Online English teaching can leave you vulnerable to a range of different dangers than the average user. We’ll cover some easy tips that you can use to keep yourself safe – including using a VPN, avoiding remote access software and maximising your device protection.
This post is written for Australians and New Zealanders but all of our information can be used by teachers worldwide. We use affiliate links, which earn us a small commission (at no cost to you, see our Disclaimer) but always give you the best impartial advice based on first-hand experience.
Why is digital security for online English teachers important?
The Australian Cyber Security Centre’s (ACSC) online reporting tool (ReportCyber), which “assists members of the community to report different types of cybercrime” receives a report every 10 minutes. It is incredibly common and can lead you to be at risk of identity theft or fraud. Online English teaching can incur some additional risks and working for a company based overseas means that you are potentially at risk from data breaches and hackers outside of Australian jurisdiction, so it’s worth spending a bit of time securing your system as best you can.
Note: We are NOT cyber security specialists, just online English teachers. These tips are based on our own personal experiences and research. If you want more information, consult a professional or visit the Australian Cyber Security Centre (ACSC) website.
OUR TOP TIPS
Do not include personal information on your resume
I recently found a copy of a resume that I had sent to an international company almost two years ago online. Luckily it did not contain anything too personal. It’s worth remembering though that once it’s on the internet, it’s hard to remove.
My general advice is DO NOT INCLUDE ON YOUR RESUME YOUR:
Passport/Driver’s License/Birth Certificate/Social Security Number;
Use a VPN.
We personally always use a Virtual Private Network (VPN) when connected to the internet but feel that is particularly important to do so when teaching online. A VPN is a secure tunnel between two or more devices (such as between your computer, Internet Service Provider (ISP) and your teaching platform) and is used to “protect private web traffic from snooping, interference, and censorship” by encrypting your data and making it more difficult to intercept or steal at it travels through this tunnel. This is even more important when using public wi-fi, as this is more vulnerable than your ‘private’ home connection.
Avoid remote access software.
Many online English teaching companies ask you to download remote access software such as TeamViewer so that they can access your computer and troubleshoot any IT problems that you might be having. While this might be integral in certain situations, there are obvious risks in letting a staff member in a foreign IT department access your personal device via this type of software, so we recommend that you proceed with caution before downloading this software and particularly before opening it and sharing your connection. Other common remote access software includes: Remote PC, Zoho Assist, Splashtop, LogMeIn, ConnectWise Control and Remote Desktop Manager (among others).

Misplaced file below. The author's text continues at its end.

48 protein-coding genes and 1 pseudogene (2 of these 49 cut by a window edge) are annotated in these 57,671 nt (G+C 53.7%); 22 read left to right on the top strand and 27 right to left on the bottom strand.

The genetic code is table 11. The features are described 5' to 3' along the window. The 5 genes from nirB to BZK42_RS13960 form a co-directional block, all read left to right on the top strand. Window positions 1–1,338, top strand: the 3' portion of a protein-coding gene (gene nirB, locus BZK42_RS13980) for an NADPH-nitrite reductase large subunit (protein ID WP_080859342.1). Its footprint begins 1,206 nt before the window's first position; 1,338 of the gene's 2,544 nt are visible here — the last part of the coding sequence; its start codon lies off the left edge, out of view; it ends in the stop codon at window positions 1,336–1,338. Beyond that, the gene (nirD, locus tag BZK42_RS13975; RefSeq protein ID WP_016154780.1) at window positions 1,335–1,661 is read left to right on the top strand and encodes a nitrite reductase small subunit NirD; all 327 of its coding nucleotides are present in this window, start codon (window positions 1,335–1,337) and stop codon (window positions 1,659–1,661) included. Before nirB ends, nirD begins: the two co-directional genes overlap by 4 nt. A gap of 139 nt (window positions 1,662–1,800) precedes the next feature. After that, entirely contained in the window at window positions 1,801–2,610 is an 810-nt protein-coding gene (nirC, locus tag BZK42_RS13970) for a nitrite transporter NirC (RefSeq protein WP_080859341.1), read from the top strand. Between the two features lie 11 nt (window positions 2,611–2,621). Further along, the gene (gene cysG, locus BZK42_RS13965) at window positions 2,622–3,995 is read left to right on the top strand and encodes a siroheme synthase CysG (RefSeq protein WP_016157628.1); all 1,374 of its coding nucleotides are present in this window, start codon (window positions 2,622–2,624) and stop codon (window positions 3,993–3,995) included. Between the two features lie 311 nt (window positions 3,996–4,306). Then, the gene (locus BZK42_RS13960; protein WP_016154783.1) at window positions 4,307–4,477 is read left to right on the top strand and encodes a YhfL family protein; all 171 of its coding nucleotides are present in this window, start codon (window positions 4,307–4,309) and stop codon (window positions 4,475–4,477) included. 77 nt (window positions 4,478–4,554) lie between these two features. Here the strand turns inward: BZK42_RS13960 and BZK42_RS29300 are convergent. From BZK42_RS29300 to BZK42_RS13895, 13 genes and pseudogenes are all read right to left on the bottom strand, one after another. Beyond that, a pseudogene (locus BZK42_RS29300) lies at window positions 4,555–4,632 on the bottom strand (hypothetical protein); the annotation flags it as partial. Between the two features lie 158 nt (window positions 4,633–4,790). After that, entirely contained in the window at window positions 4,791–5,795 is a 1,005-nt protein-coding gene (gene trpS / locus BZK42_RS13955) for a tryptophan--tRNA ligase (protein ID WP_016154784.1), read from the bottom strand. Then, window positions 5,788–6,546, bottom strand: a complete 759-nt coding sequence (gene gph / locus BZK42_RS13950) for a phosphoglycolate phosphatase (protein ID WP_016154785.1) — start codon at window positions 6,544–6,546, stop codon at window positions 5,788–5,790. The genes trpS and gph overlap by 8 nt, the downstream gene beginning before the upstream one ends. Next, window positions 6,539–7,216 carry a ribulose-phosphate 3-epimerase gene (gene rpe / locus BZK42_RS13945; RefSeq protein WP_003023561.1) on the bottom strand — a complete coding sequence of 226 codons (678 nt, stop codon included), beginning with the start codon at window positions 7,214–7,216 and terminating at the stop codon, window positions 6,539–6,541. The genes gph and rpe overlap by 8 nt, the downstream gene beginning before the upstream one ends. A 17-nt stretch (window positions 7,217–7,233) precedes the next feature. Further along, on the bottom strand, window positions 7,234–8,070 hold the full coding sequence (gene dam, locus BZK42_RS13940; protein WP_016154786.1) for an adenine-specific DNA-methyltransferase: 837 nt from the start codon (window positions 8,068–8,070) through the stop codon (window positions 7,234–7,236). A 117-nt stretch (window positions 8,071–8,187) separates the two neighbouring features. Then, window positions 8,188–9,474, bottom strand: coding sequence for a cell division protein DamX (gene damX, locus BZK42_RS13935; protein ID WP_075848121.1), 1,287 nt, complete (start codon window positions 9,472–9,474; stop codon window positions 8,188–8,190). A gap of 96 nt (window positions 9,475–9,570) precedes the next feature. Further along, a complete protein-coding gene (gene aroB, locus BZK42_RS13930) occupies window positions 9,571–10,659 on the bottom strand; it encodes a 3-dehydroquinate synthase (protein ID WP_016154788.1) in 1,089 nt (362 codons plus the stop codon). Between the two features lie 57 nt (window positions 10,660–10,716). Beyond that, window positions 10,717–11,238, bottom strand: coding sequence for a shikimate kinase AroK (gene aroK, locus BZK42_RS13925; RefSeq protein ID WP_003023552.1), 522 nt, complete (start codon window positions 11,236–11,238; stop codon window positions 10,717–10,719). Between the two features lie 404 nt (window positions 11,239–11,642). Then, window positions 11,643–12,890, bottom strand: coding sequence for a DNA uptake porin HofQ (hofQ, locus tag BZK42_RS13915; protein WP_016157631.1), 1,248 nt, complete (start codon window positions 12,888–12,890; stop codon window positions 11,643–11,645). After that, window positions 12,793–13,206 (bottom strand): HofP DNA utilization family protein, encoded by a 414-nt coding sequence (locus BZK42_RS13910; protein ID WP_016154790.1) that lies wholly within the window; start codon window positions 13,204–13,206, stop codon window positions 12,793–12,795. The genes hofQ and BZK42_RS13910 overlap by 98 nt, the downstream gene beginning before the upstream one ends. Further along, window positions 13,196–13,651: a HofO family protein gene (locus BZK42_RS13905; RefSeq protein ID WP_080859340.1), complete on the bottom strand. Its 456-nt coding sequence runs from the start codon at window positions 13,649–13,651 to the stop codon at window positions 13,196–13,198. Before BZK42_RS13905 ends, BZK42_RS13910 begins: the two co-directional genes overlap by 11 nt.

Maximise your device protection.
There are many small things that you can do to increase your device security, depending on whether you are using a computer, laptop or mobile device (phone/tablet) to teach classes, including (but not limited to!):
- Cover your webcam when not in use. You can do a ‘Zuckerberg’ and use a piece of tape or post it note but you will end up with sticky residue on your cam after a while. You can buy an inexpensive webcam cover slide for only a few dollars.
- Choose a strong password, change it regularly and use a different password for your online teaching platform than you do for other sites as online teaching platfoms from overseas companies are not always well secured.
- If you teach over Zoom, set a password for students to enter and/or use a waiting room to avoid Zoombombing.
- Many Chinese companies use apps such as WeChat and DingTalk to communicate between staff and teachers but there are security concerns so be cautious and avoid sharing identity documents through these channels.
In summary – if you follow the above tips, you are less likely to encounter some the dangerous elements that teaching online can expose you to – but caution and carefulness are always the best approach to security. If your company asks you to download software, do a quick google search first and look for online reviews. China, in particular, has their own version of many common programs used in other countries so it helps to do your homework before downloading and ask your company if an alternative is available. In the world of digital security, a little bit of prevention is better than a possible lifetime of cure.
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Do you have any tips for keeping safe while teaching English online? Comment below…
Kate (GradCertEd TESOL) studied a TESOL certificate in 2010 and has been teaching English ever since. Tutoring ‘freelance’ for many years before starting an independent teaching business, she began Teach English Online to support Australians and New Zealanders to do the same. Just starting out, want to apply to one of the 300+ global companies or build your own small independent teaching business? She can help.